Lightroom cloud cannot export to anything but sRGB jpeg. You need Lightroom Classic to export to anything else. Classic cannot export to CMYK color spaces though. You would need to do that in Photoshop if you actually really need it. You generally do not want to do that if you do not know extremely well what you are doing. It is generally best to deliver files in standard color spaces. AdobeRGB is generally fine for offset output and in most cases sRGB will work more than good enough.
Lastly, you absolutely never ever want to use monitor color space. That is only specific to your own monitor and basically guarantees inaccurate color.
Thanks for that info.I have a magazine printer who says he needs CMYK, so I'll have to contact him to clarify that.Gene Gustafson Sent from my T-Mobile 4G LTE Device
If he really wants CMYK, you need to ask the question which version? US Web Coated? Uncoated, etc. There are many different versions of CMYK and if you don't do this right and geared towards their actual process you will get bad results. That is even apart from the question of black ink density and such. CMYK is a real hornet's nest and if you don't control the press something you don't want to mess with too much. Much safer to send standard adobeRGB or sRGB files and have them do the conversion in a way they get consistent results.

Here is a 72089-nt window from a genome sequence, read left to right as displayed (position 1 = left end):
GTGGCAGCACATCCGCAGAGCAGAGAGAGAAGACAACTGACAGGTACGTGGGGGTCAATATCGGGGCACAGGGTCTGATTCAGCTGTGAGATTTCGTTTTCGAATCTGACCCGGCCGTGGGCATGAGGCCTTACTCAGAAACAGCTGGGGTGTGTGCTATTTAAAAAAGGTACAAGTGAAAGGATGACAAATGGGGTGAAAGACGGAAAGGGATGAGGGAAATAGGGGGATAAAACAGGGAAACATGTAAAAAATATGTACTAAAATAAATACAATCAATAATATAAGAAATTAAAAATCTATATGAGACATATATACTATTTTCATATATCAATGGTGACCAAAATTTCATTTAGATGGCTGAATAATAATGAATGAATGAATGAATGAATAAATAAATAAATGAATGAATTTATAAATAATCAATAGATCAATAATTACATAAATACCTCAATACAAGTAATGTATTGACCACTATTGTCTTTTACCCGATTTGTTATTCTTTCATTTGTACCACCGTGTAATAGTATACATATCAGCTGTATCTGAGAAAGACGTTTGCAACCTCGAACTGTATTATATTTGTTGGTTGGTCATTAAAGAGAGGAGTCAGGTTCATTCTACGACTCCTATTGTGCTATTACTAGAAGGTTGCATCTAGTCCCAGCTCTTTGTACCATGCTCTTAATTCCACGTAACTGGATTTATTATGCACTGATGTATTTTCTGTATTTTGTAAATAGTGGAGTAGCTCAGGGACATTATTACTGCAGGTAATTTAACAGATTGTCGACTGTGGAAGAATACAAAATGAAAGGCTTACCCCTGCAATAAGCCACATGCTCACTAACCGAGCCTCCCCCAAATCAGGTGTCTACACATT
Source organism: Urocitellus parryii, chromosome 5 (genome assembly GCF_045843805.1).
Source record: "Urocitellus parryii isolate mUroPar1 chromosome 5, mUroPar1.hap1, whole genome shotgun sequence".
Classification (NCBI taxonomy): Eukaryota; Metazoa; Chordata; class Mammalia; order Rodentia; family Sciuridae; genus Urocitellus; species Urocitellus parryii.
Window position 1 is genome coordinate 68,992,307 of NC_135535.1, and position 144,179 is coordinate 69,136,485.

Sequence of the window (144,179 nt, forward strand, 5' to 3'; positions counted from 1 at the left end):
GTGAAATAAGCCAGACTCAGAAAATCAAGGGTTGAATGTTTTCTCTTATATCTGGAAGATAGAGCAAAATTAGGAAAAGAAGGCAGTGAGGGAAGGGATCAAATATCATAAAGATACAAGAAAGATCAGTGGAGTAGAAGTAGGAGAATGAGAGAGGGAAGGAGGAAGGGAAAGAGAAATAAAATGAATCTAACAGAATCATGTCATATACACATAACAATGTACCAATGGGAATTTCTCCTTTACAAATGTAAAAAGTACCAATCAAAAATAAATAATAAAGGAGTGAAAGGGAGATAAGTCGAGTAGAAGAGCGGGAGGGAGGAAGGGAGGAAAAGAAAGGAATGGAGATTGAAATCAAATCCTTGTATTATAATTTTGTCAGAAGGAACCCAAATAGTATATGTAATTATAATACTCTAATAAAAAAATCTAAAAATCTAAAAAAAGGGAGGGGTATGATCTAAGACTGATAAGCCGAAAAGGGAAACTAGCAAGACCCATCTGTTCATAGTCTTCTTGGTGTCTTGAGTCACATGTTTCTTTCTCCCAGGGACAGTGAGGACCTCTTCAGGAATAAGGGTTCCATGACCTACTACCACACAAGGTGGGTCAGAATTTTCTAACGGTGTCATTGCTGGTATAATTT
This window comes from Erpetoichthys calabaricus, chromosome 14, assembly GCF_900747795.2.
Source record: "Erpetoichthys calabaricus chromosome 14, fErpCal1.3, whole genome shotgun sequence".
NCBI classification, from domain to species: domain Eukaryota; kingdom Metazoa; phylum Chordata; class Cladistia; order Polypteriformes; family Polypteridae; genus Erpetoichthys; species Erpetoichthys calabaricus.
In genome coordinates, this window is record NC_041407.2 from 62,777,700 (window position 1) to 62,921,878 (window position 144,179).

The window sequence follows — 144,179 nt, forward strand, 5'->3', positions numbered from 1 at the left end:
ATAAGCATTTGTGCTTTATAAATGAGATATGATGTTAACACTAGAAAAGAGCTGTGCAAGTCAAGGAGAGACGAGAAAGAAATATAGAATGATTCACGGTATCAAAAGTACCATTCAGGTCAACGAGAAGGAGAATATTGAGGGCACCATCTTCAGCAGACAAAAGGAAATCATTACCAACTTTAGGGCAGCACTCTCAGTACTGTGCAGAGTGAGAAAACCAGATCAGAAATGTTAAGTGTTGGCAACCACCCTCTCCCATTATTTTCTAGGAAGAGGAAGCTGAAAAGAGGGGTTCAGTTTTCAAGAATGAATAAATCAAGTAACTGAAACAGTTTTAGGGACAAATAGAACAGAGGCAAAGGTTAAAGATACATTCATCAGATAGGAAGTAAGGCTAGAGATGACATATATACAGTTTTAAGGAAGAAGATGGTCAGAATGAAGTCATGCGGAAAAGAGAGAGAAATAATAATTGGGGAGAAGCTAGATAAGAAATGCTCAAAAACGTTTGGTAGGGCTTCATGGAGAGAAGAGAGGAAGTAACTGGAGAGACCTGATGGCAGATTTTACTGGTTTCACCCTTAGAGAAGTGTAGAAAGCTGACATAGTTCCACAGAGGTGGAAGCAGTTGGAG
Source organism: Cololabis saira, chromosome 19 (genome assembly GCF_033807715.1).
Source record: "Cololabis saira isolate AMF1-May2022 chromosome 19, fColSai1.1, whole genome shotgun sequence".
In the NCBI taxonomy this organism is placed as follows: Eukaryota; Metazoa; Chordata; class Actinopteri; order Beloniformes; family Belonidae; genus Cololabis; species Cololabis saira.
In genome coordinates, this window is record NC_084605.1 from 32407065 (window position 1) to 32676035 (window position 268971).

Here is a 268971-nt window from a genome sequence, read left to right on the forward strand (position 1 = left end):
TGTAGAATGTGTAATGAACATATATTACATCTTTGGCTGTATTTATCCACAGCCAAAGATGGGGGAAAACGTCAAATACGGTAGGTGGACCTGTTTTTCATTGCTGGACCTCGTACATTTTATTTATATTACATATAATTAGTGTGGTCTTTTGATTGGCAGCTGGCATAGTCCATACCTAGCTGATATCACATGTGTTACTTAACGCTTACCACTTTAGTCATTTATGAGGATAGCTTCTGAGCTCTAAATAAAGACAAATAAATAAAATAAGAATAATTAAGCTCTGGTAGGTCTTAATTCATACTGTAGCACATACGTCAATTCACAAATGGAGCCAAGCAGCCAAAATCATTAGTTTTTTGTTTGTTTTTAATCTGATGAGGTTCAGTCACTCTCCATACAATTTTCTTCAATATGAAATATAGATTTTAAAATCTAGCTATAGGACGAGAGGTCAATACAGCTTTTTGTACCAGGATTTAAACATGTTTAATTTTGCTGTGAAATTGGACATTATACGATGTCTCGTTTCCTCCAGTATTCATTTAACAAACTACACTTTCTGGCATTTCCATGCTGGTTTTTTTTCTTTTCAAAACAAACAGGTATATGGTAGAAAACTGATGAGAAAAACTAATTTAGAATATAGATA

Thanks, very helpful! Gene Gustafson Sent from my T-Mobile 4G LTE Device
It depends whether the Printer/PrePress company prefer an Early Binding or Late Binding Workflow.
I've always worked in a company that is Early Binding, meaning that we prefer to be supplied with CMYK files. The advantages here are that the photographer/graphic designer is happy with the RGB to CMYK conversion and there is normally a better chance of colour consistency. It helps if the photographer/graphic designer knows the output (printing) profile but if not, a CMYK to CMYK conversion would normally take place with minimum difference in colour shift.
Some companies prefer Late Binding which normally means that files stay as RGB until the final conversion at either RIP stage or at PDF creation at export from a page layout application (Indesign, Quark etc.). This allows for greater flexibility for output devices like print or web, although one of the downsides is that the photographer/graphic designer may not see the conversion to CMYK until it is printed. Depending on the subject, there could be out of gamut colours which cannot be replicated with CMYK and thus, can lead to unhappy customers, as the printed matter does not match what was viewed on a monitor.